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Not able to use 64 bit ODBC drivers in Visual Studio 2008 RRS feed

  • Question

  • Hi,

    I am having a very similar problem mentioned in

    http://social.msdn.microsoft.com/forums/en-us/adodotnetdataproviders/thread/20E229E2-947E-4AFD-9599-9A1F666D3B52

    However, the difference is I am trying to use the Service now ODBC driver. I am having problems installing the 32 bit service now driver. I am able to install the 64 bit driver, but this does not appear in my Visual Studio IDE.

    I am trying to create an SSIS and when trying to add a new ADO connection, I am getting the list of 32 bit DSNs only. I am not getting any of my 64 bit DSNs.

    Alternatively, when I try use a OdbcConnection class in my vb code for the same DSN, it worked.

    I tried using the same connection string that I use in the VB program, it gave me an architecture incompatible issue.

    I also tried changing the Run64bit runtime to True in the Project -> properties -> debug window. It dint help too.

    I am using Windows 2008 R2, VS2008 and SQL 2008.

    I came across the following response in one of the blogs. But I am not sure if this still holds good, as I believe many of the others complaining are having the converse problem of looking up 32 bit drivers.

    Appreciate your suggestions and assistance.

    -Prad

    Irrespective of whether your Microsoft SQL Server instance is 64-bit, the Visual Studio IDE is a 32-bit application and as a result all OLE DB and .Net Providers must be 32-bit, along with any subsequently interfaced components such as ODBC drivers. (This is whay you cant choose any 64=bit DSNs as datasources & if you create a 32-bit DSNs you will error with an architecture mismatch)

    This means that when you are developing and debugging SSIS, SSAS, & SSRS applications you will require a 32-bit Provider and where necessary the 32-bit ODBC drivers.

    When run your final SSIS, SSAS package, if it is deployed against a Microsoft SQL Server instance which is 64-bit, it will require a 64-bit Provider and where necesaary a 64-bit ODBC driver.

    Therefore, with 64-bit instances of Microsoft SQL Server you will require both 32-bit and 64-bit components to allow ease of use in taking advantage of the available features

    It was worse with Visual Studio 2005 on a 32-bit OS, the 64-bit compilers were not installed by default, you will need to go to custom setup and check the option.

    Bottom Line, you can create ODBC DSNs that are 32-bit and then compile your code and have the equivalent DSNs (Same, etc) on your production x64 environment... Its beyond my ability to understand why VS2005 through VS2010 allow you to compile x64 code, but limit your ability to use x64 drivers where necessary.... There are always methods to work around an issue....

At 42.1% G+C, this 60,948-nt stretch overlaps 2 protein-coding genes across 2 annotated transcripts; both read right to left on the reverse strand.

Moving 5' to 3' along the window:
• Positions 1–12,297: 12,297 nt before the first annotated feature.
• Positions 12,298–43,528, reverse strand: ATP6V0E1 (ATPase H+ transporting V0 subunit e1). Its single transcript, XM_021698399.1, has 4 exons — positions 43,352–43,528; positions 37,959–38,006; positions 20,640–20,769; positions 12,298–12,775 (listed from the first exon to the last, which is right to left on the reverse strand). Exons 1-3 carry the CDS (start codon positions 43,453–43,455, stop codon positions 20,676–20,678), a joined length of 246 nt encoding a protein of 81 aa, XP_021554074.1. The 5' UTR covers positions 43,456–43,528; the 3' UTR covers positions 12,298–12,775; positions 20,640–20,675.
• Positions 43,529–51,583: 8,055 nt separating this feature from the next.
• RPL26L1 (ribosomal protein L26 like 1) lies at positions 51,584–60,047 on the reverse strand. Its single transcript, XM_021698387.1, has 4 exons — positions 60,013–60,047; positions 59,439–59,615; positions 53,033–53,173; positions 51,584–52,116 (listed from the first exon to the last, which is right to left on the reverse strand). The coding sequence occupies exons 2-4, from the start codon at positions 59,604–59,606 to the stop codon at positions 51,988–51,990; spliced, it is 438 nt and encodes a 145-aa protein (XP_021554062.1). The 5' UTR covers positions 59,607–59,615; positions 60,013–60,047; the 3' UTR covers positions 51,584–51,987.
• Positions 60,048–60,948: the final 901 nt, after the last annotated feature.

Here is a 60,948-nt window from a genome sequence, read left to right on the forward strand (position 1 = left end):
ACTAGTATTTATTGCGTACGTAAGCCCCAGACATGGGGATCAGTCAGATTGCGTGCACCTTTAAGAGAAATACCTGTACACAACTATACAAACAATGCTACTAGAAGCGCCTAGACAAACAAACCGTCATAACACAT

• Moved by Bob Beauchemin Thursday, July 7, 2011 3:22 PM Moved to a more relevent forum (From:.NET Framework inside SQL Server)
    • Moved by Vicky SongMicrosoft employee Friday, July 8, 2011 7:19 AM (From:Visual Studio Database Development Tools (Formerly "Database Edition Forum"))
    Wednesday, July 6, 2011 11:45 PM

Answers

  • I would highly recommend using a DSN-less connection, unless there is some reason you need to use a DSN. You should just be able to specify an ODBC connection string when creating a new Data Connection, which will be independent of the platform it is running under. This would at least allow you to use the Data Designer in the IDE if you have the 32-bit ServiceNow ODBC Drivers installed and will not require a change when running the app 64-bit.
    Paul ~~~~ Microsoft MVP (Visual Basic)
    Friday, July 8, 2011 3:11 PM

All replies

  • Hi Prad,

    I am moving your thread to the ADO.NET forum so that you can get better support.

    Thanks.


    Vicky Song [MSFT]
    MSDN Community Support | Feedback to us
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    Please remember to mark the replies as answers if they help and unmark them if they provide no help.

    Friday, July 8, 2011 7:21 AM
  • Hi Prad,


    Welcome to the Forum.

    I hope you could show me  How to install  the 64bit ODBC drive.  I only  find the "odbcad32.exe" in the C:\Windows\SysWOW64.

    There is a 32bit ODBC service and a 64bit ODBC now, so we shouldn't use the default drive.
    You can try to "create a new connection", in the database expert dialog and try to find the 64Bid ODBC drive.

    I hope that would be help you .

     

    Thanks to all the participators.

     


     


    David Peng [MSFT]
    MSDN Community Support | Feedback to us
    Get or Request Code Sample from Microsoft
    Please remember to mark the replies as answers if they help and unmark them if they provide no help.




    Friday, July 8, 2011 8:50 AM
    Moderator
  • I would highly recommend using a DSN-less connection, unless there is some reason you need to use a DSN. You should just be able to specify an ODBC connection string when creating a new Data Connection, which will be independent of the platform it is running under. This would at least allow you to use the Data Designer in the IDE if you have the 32-bit ServiceNow ODBC Drivers installed and will not require a change when running the app 64-bit.
    Paul ~~~~ Microsoft MVP (Visual Basic)
    Friday, July 8, 2011 3:11 PM